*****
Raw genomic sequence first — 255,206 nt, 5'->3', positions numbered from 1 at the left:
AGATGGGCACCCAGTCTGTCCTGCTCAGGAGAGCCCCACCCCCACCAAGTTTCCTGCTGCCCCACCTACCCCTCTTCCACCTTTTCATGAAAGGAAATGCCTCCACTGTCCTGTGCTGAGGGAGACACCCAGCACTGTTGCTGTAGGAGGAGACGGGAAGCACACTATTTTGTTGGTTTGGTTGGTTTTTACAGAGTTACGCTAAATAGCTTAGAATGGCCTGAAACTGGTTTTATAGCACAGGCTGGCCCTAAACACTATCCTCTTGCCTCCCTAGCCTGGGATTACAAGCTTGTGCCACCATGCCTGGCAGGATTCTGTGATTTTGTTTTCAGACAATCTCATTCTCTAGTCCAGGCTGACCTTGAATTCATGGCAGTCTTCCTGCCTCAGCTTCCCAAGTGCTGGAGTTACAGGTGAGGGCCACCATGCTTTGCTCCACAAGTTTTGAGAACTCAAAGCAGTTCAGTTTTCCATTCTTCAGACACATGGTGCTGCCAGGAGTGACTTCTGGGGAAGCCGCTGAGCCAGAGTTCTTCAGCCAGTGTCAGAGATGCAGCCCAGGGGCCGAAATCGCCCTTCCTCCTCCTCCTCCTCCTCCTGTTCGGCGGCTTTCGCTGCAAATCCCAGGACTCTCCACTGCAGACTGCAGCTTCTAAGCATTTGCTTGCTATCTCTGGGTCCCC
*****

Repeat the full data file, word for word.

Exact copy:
Raw genomic sequence first — 255,206 nt, 5'->3', positions numbered from 1 at the left:
AGATGGGCACCCAGTCTGTCCTGCTCAGGAGAGCCCCACCCCCACCAAGTTTCCTGCTGCCCCACCTACCCCTCTTCCACCTTTTCATGAAAGGAAATGCCTCCACTGTCCTGTGCTGAGGGAGACACCCAGCACTGTTGCTGTAGGAGGAGACGGGAAGCACACTATTTTGTTGGTTTGGTTGGTTTTTACAGAGTTACGCTAAATAGCTTAGAATGGCCTGAAACTGGTTTTATAGCACAGGCTGGCCCTAAACACTATCCTCTTGCCTCCCTAGCCTGGGATTACAAGCTTGTGCCACCATGCCTGGCAGGATTCTGTGATTTTGTTTTCAGACAATCTCATTCTCTAGTCCAGGCTGACCTTGAATTCATGGCAGTCTTCCTGCCTCAGCTTCCCAAGTGCTGGAGTTACAGGTGAGGGCCACCATGCTTTGCTCCACAAGTTTTGAGAACTCAAAGCAGTTCAGTTTTCCATTCTTCAGACACATGGTGCTGCCAGGAGTGACTTCTGGGGAAGCCGCTGAGCCAGAGTTCTTCAGCCAGTGTCAGAGATGCAGCCCAGGGGCCGAAATCGCCCTTCCTCCTCCTCCTCCTCCTCCTGTTCGGCGGCTTTCGCTGCAAATCCCAGGACTCTCCACTGCAGACTGCAGCTTCTAAGCATTTGCTTGCTATCTCTGGGTCCCC